Joseph Wilkins as Father Joe gives us a sense of realism, a figure of safety and hope in the dark world of the play. Joseph does well in not over acting the position of Joe as a priest and more as a man with strong beliefs. And the way he portrays the scenes featuring death and other dark themes/issues, are delivered with such believability. Ben Caplan portrays the troubles of Father Damien Karras with such sombre and emotion. Ben’s portrayal really does well to emphasize the devastation that Damien has with the loss of his mother. At points the conflict with the demon is not believable and some of the actions Damien makes seem irrational, this may be because Ben was not in the moment or an issue with the direction he was given.
Tristram Wymark delivers light in the shade of this dark horror as Burke Dennis. Tristram manages to radiate humour effortlessly. The way he has approached this character as a device for comfort with the audience is very affective. As much as the dialogue suggests comedy, it’s more Tristram’s delivery which makes this character funny and which makes his exit of this story, even more devestating.
Stephen Billington plays Doctor Strong and Patrick Toomey is Doctor Klein, these two actors deliver naturalistic portrayals, which give a good contrast to the surreal demon they are attempting to battle.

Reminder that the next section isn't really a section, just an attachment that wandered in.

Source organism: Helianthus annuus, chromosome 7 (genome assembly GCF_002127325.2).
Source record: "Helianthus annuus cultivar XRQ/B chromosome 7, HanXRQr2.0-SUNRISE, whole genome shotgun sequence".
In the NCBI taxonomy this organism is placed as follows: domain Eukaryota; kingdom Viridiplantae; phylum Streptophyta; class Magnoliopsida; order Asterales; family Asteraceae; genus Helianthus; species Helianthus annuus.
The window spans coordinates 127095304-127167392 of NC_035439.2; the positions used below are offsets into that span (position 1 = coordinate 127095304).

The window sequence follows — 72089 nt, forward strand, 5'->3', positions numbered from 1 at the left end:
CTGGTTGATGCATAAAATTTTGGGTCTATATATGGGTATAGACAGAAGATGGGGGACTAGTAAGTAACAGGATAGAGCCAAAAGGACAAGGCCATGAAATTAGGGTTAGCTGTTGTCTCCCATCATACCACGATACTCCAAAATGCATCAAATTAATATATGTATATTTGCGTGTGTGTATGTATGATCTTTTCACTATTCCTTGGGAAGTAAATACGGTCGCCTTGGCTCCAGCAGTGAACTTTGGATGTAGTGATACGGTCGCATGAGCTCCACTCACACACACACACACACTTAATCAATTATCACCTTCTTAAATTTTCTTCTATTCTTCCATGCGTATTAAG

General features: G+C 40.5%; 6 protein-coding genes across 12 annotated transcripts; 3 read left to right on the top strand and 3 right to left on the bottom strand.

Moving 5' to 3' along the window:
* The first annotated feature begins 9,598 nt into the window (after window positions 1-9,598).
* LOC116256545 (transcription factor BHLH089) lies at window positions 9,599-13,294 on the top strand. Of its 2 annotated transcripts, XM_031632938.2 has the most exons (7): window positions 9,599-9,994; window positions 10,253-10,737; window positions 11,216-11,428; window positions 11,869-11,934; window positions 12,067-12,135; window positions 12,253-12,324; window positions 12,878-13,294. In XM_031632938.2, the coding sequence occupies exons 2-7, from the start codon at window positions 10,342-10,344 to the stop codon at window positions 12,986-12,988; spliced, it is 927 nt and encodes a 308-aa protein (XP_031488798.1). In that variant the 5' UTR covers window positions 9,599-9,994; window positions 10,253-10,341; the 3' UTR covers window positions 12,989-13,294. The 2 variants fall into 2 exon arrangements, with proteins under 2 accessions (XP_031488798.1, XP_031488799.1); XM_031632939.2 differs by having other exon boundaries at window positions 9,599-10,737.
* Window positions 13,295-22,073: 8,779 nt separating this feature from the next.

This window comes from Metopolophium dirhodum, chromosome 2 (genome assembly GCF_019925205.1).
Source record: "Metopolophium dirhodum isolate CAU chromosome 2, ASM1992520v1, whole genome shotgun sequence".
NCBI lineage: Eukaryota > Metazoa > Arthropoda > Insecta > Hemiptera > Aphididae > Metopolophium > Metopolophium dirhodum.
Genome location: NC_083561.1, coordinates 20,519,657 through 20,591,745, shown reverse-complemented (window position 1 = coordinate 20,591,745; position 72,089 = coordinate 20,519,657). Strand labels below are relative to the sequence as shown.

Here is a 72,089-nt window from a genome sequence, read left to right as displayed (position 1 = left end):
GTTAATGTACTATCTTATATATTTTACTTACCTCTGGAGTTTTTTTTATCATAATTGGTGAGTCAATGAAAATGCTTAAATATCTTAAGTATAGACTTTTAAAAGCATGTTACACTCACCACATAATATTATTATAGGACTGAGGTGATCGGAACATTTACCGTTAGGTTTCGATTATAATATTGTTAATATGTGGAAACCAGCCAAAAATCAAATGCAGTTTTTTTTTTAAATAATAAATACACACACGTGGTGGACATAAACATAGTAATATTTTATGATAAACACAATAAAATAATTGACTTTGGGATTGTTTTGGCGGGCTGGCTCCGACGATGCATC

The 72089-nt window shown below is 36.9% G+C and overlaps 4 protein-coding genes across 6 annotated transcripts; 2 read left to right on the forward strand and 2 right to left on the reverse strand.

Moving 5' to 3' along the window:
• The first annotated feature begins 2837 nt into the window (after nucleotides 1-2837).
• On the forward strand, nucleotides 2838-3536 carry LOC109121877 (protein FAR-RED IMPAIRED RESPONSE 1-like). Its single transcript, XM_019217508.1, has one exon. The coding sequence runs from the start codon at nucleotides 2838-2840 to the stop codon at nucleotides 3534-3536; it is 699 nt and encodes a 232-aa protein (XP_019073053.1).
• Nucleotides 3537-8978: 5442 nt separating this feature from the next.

John Pielmeier’s script for this play modernizes this classic and makes it appeal to ‘The Conjuring’ horror generation. It simplifies a lot of complex issues which were making the plot drag out needlessly in the motion picture. However, it de-emphasize the iconic scenes which makes them seem unimportant and anti-climactic. Also, the use of the infamous window is nonexistent, whether that was a writing choice or a restriction is set budget we will never know. Sean Mathias’ direction works well to create a tense atmosphere and several stunning moments visually. Sean’s pacing with the script is pretty much perfect up until the final scene where it feels as though he powers through the latter moments of the exorcism scene. The one thing that he does pace well is the lengthy dialogue, along with the interaction that the actors have with the track of Ian McKellen as the demon, these interactions which could become boring have clearly given an energetic suggestion by the director. Anna Fleischle’s design works well with Sean’s direction to give an appearance which is different to the film, yet very affective. The visual of the stunning stain glass windows with Philip Gladwell’s eerie lighting design just radiates horror themes. John Driscoll and Gemma Carrington’s projection design works adequately with Ben Hart’s illusions to give us some of the most iconic moments of the horror movie, however I feel their execution (pardon the pun) could have been better.
Overall, this screen to stage adaption is enjoyable, tense and disturbing, it has its own identity separate from the film, which works seeing as the film is 46 years old and needed updating for a 21st century audience. However, this play fails at points to capture the film’s most iconic and climactic points, this is mainly through the effects failing to do the same as those in the motion picture.
Written by Lewis Baird
Get tickets for ‘The Exorcist’ at The King’s Theatre via the link below: